According to one adage, general practice is like looking for a needle in a haystack. The needle is “proper pathology” – the stuff you find in medical textbooks. The haystack is the bewildering array of nebulous complaints that people bring to their doctors: pains, fatigue, palpitations, nausea, rashes, pins and needles ... The list goes on. All of these symptoms could signify something serious, yet much of the time they don’t amount to anything that could be given a diagnostic label.
I don’t agree with the adage because it implies that a general practitioner’s raison d’être is to find needles, whereas helping people make sense of their particular haystack is just as important. Nevertheless, every now and then, we will come across a needle and we must be continually alert to spot it, before it pricks our fingers.
Tim was one of my registrars – a younger doctor I was training. Cheryl was a patient he’d seen on several occasions. She had just turned 40, yet she had markedly raised blood pressure and, try as he might, Tim couldn’t get it under control. I joined him for the next consultation – he wanted advice about what to add to the cocktail of medications Cheryl was already taking – and the longer it went on, the more intrigued I became.
It was mid-October and, even though we’d had a fine English summer, most people were once again pale. Not so Cheryl. On closer inspection, there was an unusual slate-grey tinge to her tan. I scrutinised her more carefully. Her forearms, visible below rolled-up sleeves, were hirsute. Conversely, her head hair was subtly thinning in a “male pattern”, at the crown and at the temples. And although it fitted with her cheerful manner, her facial complexion was distinctly ruddy. As Tim closed the consultation, I asked Cheryl if she would mind undertaking some tests.
The pituitary gland is a pea-sized organ buried deep within the brain. It releases a variety of hormones that orchestrate our growth, metabolism and reproduction. When a benign tumour (adenoma) arises in the gland, its cells pump out far too much of their particular hormone. One of these, ACTH (adrenocorticotropic hormone), stimulates the production of steroids in the adrenal glands. An ACTH-secreting adenoma sends the adrenals into overdrive and the excess steroids eventually wreak havoc, thinning bones, provoking cataracts, elevating blood pressure, precipitating diabetes and causing heart disease – something called Cushing’s disease.
Cushing’s disease affects just ten in every million people in the UK each year, so the majority of doctors will never encounter a case in their entire working lives. The secondary conditions it presents with – blood pressure, diabetes and so on – are, on the other hand, very common. Rarely do they have an underlying cause. As a result, Cushing’s disease is extremely difficult to diagnose.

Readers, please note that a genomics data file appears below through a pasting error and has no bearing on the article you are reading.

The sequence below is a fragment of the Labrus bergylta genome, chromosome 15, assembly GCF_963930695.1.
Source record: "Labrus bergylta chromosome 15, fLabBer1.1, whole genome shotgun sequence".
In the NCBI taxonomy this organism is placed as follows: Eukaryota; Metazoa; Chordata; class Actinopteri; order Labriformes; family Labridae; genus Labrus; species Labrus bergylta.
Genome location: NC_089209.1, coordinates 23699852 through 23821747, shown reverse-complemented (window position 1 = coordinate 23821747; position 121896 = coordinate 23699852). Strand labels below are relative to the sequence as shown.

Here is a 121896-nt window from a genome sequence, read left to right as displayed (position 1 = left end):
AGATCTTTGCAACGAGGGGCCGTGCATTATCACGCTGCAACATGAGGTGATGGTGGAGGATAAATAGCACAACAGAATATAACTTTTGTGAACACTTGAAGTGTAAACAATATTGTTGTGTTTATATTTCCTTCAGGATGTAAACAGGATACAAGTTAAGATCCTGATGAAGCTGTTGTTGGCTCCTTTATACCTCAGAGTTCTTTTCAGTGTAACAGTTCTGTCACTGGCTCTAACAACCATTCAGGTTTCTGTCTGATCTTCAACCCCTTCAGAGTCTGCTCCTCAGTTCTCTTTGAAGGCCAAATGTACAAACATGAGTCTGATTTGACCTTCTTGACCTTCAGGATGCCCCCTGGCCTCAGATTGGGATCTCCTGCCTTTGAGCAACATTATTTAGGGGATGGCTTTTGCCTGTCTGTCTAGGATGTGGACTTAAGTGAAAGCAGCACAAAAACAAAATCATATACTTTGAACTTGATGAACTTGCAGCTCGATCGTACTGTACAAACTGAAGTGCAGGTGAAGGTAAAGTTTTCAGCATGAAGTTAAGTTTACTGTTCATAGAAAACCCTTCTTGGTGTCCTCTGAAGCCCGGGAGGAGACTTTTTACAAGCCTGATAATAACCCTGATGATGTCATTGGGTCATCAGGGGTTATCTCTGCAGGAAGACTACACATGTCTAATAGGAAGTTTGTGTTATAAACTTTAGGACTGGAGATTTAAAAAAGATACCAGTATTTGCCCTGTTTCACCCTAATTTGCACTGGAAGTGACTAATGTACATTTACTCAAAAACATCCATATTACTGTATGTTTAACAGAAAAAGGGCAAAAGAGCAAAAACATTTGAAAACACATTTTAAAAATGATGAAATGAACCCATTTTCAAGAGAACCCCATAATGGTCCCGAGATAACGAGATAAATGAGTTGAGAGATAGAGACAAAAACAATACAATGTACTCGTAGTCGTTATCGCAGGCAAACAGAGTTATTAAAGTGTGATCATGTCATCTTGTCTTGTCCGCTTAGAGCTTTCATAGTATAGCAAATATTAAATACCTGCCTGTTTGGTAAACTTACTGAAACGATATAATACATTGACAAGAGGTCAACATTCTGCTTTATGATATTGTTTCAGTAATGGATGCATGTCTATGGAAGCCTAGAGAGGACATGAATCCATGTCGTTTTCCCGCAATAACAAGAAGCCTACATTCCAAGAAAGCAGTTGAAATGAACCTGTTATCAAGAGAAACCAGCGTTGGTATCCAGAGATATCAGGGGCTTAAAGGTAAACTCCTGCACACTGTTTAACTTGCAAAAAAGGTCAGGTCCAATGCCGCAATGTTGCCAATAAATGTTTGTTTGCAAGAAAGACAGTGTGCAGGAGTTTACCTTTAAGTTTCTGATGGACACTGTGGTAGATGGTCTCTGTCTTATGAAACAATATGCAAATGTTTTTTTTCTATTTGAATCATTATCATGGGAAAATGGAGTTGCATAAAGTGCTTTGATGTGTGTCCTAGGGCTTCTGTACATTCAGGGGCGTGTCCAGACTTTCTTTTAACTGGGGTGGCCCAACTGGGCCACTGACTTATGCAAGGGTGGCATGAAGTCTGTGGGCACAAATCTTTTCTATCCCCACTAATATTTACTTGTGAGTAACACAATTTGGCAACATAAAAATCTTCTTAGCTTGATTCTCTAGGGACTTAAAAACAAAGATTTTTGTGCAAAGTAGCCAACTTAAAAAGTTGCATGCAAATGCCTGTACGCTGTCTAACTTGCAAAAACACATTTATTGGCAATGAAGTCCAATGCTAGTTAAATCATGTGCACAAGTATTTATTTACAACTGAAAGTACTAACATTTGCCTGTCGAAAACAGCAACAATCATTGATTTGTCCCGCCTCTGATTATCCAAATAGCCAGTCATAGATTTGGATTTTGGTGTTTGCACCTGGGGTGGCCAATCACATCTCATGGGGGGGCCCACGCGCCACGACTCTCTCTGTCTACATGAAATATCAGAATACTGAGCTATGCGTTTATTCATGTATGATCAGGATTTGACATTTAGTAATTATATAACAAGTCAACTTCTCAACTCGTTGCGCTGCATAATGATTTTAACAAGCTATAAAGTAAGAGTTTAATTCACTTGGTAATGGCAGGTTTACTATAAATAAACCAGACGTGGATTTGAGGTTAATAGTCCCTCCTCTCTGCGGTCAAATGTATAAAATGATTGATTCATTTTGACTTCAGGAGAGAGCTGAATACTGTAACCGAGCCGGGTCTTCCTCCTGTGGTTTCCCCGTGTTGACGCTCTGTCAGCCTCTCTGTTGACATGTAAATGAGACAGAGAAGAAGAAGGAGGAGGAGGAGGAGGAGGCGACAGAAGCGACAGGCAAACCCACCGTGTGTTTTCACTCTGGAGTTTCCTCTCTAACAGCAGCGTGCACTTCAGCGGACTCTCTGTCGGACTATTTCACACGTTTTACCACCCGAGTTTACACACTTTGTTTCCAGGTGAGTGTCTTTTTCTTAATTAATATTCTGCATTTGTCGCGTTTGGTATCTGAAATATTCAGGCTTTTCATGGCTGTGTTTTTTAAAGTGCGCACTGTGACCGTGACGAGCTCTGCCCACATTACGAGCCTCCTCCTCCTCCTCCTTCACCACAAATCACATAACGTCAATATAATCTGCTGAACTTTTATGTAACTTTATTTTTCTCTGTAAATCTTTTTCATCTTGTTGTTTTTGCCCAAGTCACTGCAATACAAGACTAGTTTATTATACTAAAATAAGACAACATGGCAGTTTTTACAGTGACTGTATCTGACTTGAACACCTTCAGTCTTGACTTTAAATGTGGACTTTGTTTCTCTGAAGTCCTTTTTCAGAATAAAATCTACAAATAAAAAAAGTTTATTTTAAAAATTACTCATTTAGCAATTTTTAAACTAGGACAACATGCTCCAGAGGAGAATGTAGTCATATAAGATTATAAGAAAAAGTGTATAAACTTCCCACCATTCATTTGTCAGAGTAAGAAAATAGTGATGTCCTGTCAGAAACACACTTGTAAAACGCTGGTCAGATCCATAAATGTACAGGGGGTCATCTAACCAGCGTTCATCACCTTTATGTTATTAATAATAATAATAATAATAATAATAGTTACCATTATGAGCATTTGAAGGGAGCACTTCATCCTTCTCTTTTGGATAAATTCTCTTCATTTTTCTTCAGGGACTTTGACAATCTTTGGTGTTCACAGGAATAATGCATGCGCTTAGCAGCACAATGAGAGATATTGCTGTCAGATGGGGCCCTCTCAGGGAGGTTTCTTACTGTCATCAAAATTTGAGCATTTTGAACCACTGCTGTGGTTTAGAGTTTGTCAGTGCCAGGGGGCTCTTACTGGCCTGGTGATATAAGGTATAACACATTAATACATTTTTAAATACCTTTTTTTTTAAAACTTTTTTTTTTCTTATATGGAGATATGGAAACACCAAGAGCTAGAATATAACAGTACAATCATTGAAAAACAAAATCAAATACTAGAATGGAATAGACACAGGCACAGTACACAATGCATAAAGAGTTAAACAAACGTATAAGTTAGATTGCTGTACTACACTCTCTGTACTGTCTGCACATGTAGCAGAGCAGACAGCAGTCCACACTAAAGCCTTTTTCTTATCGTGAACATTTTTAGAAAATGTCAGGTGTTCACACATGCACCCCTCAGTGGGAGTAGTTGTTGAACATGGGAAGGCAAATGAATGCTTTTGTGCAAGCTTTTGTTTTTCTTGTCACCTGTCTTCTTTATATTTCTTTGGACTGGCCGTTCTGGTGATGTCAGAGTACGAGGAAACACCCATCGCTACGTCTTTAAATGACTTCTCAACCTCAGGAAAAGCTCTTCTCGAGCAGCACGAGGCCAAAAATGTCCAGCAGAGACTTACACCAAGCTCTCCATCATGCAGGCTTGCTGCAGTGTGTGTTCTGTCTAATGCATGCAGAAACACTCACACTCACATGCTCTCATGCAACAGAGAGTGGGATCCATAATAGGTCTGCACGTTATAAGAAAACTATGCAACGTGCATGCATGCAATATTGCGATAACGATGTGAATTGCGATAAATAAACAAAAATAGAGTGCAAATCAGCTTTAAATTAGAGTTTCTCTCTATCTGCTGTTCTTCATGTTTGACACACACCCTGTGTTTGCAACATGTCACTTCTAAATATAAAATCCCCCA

What rang a bell for me was a fact that I had learned decades before at medical school. As well as driving the adrenals, ACTH has the side-effect of stimulating pigment cells in the skin. People with Cushing’s disease have unaccountable tans. I explained my suspicions to Tim after Cheryl had left. He wasn’t convinced. Cheryl’s unusual tan could easily have been induced by a sunbed or have come from a bottle. And he hadn’t spotted the hair and facial signs that were also suggestive.
Laboratory confirmation takes weeks. Finally, the biochemistry consultant rang to say, yes, Cushing’s it was. Most doctors get a thrill when they pull off a rare diagnosis – but for the doctor who has been sifting through the hay and who failed to spot the needle, it can be painful. Things look so neat and so obvious when viewed through the retrospectoscope. Of course it was Cushing’s: that explains why her blood pressure was so difficult to treat. It was a textbook case.
An experience like that could have undermined Tim’s confidence. As well as imparting factual knowledge, one of my roles as a trainer is to prepare my registrars to cope with the ups and downs of medical life. To that end, I told Tim the story of a GP who’d been consulted by a male patient with marriage-threatening snoring – another haystack symptom. For over a year, the GP had tried in vain to help; even the ear, nose and throat specialists had eventually drawn a blank. In desperation, the patient was referred to a sleep clinic. There, a fresh pair of eyes took one look and diagnosed acromegaly, another vanishingly rare condition caused by a pituitary adenoma, this one secreting growth hormone, which enlarges the extremities, including the tongue and jaw, resulting in intractable snoring. The GP who’d failed to spot the (retrospectively) blindingly obvious diagnosis was me.
Both acromegaly and Cushing’s disease can be arrested by surgery to remove the adenoma. For doctors involved in their diagnosis, there are lessons to be learned. When we identify one, we should feel pleased but not proud. When we miss one, we should evaluate our performance honestly but we should not unduly run ourselves down.